His daredevil reputation in the City as ‘Evel Knievel’ may be based on his well-publicised short selling – ‘Indeed, that’s how I make my money,’ he says – but Cawkwell often backs stocks to be winners as well. ‘I have had some huge losses in the bull market that began in March 2003, enormous losses on certain stocks, but equally I’ve had huge wins. For instance, for the family, I bought five million shares in something called Ambrian, and I sold them out a few weeks ago, finally, and I made £3 million for the family.’
He is a major investor in a company called Kryso Resources, which has various gold-mining projects on the go in Tajikistan. ‘It is not yet mining, but I am confident that it will be eventually.
‘I hope it will prove to be about two million ounces, which will make a profit comfortably of upwards of $400 an ounce. And that is just the first of many mines. It is fantastically cheap. I mean the only reservation I had was political instability, but that does not look like it will happen, and provided all goes to plan, Kryso shares are ridiculously cheap. You don’t have to be emotional to value them at £1 right now. You’ve got to do a bit of dreaming, but the dreaming’s not unreasonable.’ (Kryso was 13.75p at the time of speaking.)
Cawkwell did his first bargain when he was 21, but he began studying the stock market when he was at school. ‘I can’t remember exactly but it was some sort of Australian mine. I suppose I bought about £500-worth, or something like that. Of course it would have been an enormous amount for me and it still would have been on credit, I will tell you that. I was at Rugby from 1960 to ’64 and I saw these share prices going up and down at the time. And there were various references to the stock market from parents of contemporaries.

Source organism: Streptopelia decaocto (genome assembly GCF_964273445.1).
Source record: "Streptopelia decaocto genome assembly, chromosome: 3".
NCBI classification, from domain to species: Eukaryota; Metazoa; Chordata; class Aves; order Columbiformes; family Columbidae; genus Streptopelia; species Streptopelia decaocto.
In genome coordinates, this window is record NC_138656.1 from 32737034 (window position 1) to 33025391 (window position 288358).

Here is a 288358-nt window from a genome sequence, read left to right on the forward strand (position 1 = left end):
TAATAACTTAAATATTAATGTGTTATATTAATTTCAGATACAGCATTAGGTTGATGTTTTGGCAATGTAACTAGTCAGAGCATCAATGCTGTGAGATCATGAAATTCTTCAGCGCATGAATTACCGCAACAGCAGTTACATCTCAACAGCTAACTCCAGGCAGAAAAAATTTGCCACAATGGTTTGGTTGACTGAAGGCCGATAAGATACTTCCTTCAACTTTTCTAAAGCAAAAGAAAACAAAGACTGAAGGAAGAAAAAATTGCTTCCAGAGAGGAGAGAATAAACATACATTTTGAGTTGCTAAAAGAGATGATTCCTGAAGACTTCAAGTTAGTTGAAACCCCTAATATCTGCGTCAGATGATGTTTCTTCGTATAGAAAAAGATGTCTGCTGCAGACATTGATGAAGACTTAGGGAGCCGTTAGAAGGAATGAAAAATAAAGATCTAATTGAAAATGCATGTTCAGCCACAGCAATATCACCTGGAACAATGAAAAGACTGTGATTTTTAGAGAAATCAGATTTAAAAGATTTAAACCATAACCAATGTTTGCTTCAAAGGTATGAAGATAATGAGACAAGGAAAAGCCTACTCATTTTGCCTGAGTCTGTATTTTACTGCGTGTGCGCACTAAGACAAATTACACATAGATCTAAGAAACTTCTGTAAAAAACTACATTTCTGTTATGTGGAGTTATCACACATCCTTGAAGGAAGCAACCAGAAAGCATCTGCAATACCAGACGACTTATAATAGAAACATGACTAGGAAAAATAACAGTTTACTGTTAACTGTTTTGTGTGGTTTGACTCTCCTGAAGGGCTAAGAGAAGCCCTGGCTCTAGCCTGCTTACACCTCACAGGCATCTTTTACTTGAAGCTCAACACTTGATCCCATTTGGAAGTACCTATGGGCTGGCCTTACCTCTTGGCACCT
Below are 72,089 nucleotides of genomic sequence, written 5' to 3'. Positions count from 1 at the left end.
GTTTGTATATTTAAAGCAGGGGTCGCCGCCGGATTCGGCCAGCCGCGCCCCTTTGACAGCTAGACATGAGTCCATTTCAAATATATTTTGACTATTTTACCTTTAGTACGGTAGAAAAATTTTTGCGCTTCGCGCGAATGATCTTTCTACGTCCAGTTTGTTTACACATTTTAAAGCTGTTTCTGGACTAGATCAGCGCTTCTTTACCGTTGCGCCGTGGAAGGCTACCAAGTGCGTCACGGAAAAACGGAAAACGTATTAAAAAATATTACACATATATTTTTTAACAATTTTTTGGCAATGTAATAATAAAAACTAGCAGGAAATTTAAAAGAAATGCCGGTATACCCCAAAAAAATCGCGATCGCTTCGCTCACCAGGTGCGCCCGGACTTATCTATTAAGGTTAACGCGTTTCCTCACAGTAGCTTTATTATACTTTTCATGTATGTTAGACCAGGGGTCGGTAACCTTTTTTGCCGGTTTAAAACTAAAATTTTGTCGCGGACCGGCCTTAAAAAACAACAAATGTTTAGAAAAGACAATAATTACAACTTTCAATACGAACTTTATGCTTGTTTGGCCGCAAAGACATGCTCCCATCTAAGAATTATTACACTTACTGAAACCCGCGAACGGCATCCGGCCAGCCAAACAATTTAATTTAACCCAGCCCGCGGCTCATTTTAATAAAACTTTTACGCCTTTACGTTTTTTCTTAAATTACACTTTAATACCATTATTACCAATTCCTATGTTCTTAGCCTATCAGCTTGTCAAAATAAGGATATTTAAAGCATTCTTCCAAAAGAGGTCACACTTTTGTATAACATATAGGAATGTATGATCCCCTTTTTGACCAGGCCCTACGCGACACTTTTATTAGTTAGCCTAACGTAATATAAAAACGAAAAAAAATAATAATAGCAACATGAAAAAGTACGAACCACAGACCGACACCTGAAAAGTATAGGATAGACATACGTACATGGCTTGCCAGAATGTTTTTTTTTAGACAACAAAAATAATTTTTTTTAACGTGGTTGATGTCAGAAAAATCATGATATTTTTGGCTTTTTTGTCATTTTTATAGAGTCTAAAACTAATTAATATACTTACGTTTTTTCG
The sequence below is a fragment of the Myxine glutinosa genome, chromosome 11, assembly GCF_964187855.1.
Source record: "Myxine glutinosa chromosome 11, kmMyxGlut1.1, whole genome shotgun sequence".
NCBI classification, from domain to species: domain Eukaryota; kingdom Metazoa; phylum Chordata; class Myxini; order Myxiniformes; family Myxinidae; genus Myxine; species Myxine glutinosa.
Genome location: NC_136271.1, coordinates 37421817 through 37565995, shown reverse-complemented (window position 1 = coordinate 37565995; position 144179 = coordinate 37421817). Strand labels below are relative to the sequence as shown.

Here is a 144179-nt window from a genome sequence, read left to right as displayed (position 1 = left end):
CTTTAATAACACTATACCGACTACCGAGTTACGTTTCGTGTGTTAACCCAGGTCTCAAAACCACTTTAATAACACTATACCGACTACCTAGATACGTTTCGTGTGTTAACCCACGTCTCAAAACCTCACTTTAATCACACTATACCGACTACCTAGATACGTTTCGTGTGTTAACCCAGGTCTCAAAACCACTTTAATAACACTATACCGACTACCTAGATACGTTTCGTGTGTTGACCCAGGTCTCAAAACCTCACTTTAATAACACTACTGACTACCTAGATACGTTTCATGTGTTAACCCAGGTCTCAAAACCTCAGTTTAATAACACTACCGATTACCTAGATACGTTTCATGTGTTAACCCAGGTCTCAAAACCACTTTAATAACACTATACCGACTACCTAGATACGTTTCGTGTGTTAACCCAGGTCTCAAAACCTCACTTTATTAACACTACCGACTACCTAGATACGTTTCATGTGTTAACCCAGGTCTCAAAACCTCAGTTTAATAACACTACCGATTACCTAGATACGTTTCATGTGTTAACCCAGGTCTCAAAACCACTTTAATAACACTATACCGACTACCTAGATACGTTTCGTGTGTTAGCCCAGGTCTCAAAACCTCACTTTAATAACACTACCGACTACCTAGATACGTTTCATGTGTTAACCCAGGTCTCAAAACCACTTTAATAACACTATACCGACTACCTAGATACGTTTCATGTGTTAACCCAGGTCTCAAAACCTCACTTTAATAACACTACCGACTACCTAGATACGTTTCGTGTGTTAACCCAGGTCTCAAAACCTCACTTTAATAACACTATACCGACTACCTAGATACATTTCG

‘Then my father bought some gold shares. I mean he was very much a small investor and still is to this day.’ Now 88 years old, Cawkwell’s father is an emeritus classics fellow at University College, Oxford. ‘I did not go to university at all,’ Cawkwell explains. ‘I don’t think I really assisted my chances of getting into Cambridge. In hindsight, I probably did that subconsciously, and I could not go to Oxford because my father was already there.
‘So the feeling was that there was no other university and that it would be a good idea if I went into the world of work. When you have been brought up surrounded by teachers, dons, priests and so on, it is time to say this is nice, gentlemen, but there is another way of looking at life, which has proved to be true.’
Cawkwell worked as an accountant with Coopers, first in London, then in Central Africa, and in August 1969 he married there a girl he had met here. ‘I was just a bog-standard accountant but I got jolly well paid. Certainly, I got overpaid, I freely admit it. Initially, I was working as an audit clerk for Coopers and then, after that, as accountant for a wholesaling company.’
Was it his African experience that has drawn him to mining stocks, I enquire? ‘Well, as a gambler I am drawn to mining stocks. Mining stocks are dominated by gamblers, it’s a fact. But also I learnt how they work. So when I went on the board of Kryso Resources in December 2004, it was water off a duck’s back.’
His first short, back in 1973, was MFI, the furniture retailers. ‘That absolutely collapsed from 150p to about 10p,’ he remembers. ‘I wasn’t there for the full ride unfortunately because the brokers wanted to earn the brokerage in closing the bargain and I have learned that whenever a stockbroker says he’ll trade, you have to ask yourself the question, “Is he short of brokerage?”
‘You should never take advice from a broker as he always has a vested interest. If you want to make money, you take a position long-term and you hold it, but people keep on dipping in and out of Northern Rock, which of course is nonsense, and I have taken the view that it is completely bust and I have to wait and wait, and, if the price goes up 20p, I will sell some more. I don’t scare easily. When I heard that the Bank of England had lent money to Northern Rock, then I knew it was bust and then I was able to shovel it out at about £5. I made £350,000 on the first assault and now I am short at about half-a-million. And I’m just going to wait until everything collapses. If I am wrong, then I shall lose half-a-million.’
Cawkwell believes that Philip Richards, manager of the RAB Special Situations Fund, made a colossal blunder when he acquired a substantial shareholding in Northern Rock when it first collapsed. ‘I think they made an awful mistake, but everyone makes mistakes from time to time, yours truly included. They have announced a six per cent holding, but I think they will regret it. Northern Rock has lent a lot of money not merely to people who have no intention of repaying, but also to those who can’t repay, because they bought property that is over-valued.